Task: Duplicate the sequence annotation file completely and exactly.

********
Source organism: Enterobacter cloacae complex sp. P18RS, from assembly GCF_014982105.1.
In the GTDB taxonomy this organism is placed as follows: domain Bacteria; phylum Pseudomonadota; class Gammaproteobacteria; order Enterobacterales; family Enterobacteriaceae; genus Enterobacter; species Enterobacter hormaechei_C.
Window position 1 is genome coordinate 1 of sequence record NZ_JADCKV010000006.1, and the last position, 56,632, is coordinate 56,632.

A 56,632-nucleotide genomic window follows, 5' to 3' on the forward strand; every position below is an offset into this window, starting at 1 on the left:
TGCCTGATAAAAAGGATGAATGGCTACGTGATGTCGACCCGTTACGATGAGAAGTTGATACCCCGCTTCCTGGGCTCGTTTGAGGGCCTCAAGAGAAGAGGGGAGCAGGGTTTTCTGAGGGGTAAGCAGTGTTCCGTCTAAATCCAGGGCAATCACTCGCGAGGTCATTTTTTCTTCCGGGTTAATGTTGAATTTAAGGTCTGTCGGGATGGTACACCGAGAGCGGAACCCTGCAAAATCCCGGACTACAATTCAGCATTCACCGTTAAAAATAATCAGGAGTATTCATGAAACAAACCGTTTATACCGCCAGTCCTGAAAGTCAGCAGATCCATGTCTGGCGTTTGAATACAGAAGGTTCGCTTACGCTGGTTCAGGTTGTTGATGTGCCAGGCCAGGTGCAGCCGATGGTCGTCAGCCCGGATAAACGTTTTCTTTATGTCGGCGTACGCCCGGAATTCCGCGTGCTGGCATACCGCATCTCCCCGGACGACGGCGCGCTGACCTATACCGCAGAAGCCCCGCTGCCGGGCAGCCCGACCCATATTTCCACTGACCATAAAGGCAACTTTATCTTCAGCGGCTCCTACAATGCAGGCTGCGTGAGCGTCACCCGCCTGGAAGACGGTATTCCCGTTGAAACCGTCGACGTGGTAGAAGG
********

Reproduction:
Source organism: Enterobacter cloacae complex sp. P18RS, from assembly GCF_014982105.1.
In the GTDB taxonomy this organism is placed as follows: domain Bacteria; phylum Pseudomonadota; class Gammaproteobacteria; order Enterobacterales; family Enterobacteriaceae; genus Enterobacter; species Enterobacter hormaechei_C.
Window position 1 is genome coordinate 1 of sequence record NZ_JADCKV010000006.1, and the last position, 56,632, is coordinate 56,632.

A 56,632-nucleotide genomic window follows, 5' to 3' on the forward strand; every position below is an offset into this window, starting at 1 on the left:
TGCCTGATAAAAAGGATGAATGGCTACGTGATGTCGACCCGTTACGATGAGAAGTTGATACCCCGCTTCCTGGGCTCGTTTGAGGGCCTCAAGAGAAGAGGGGAGCAGGGTTTTCTGAGGGGTAAGCAGTGTTCCGTCTAAATCCAGGGCAATCACTCGCGAGGTCATTTTTTCTTCCGGGTTAATGTTGAATTTAAGGTCTGTCGGGATGGTACACCGAGAGCGGAACCCTGCAAAATCCCGGACTACAATTCAGCATTCACCGTTAAAAATAATCAGGAGTATTCATGAAACAAACCGTTTATACCGCCAGTCCTGAAAGTCAGCAGATCCATGTCTGGCGTTTGAATACAGAAGGTTCGCTTACGCTGGTTCAGGTTGTTGATGTGCCAGGCCAGGTGCAGCCGATGGTCGTCAGCCCGGATAAACGTTTTCTTTATGTCGGCGTACGCCCGGAATTCCGCGTGCTGGCATACCGCATCTCCCCGGACGACGGCGCGCTGACCTATACCGCAGAAGCCCCGCTGCCGGGCAGCCCGACCCATATTTCCACTGACCATAAAGGCAACTTTATCTTCAGCGGCTCCTACAATGCAGGCTGCGTGAGCGTCACCCGCCTGGAAGACGGTATTCCCGTTGAAACCGTCGACGTGGTAGAAGG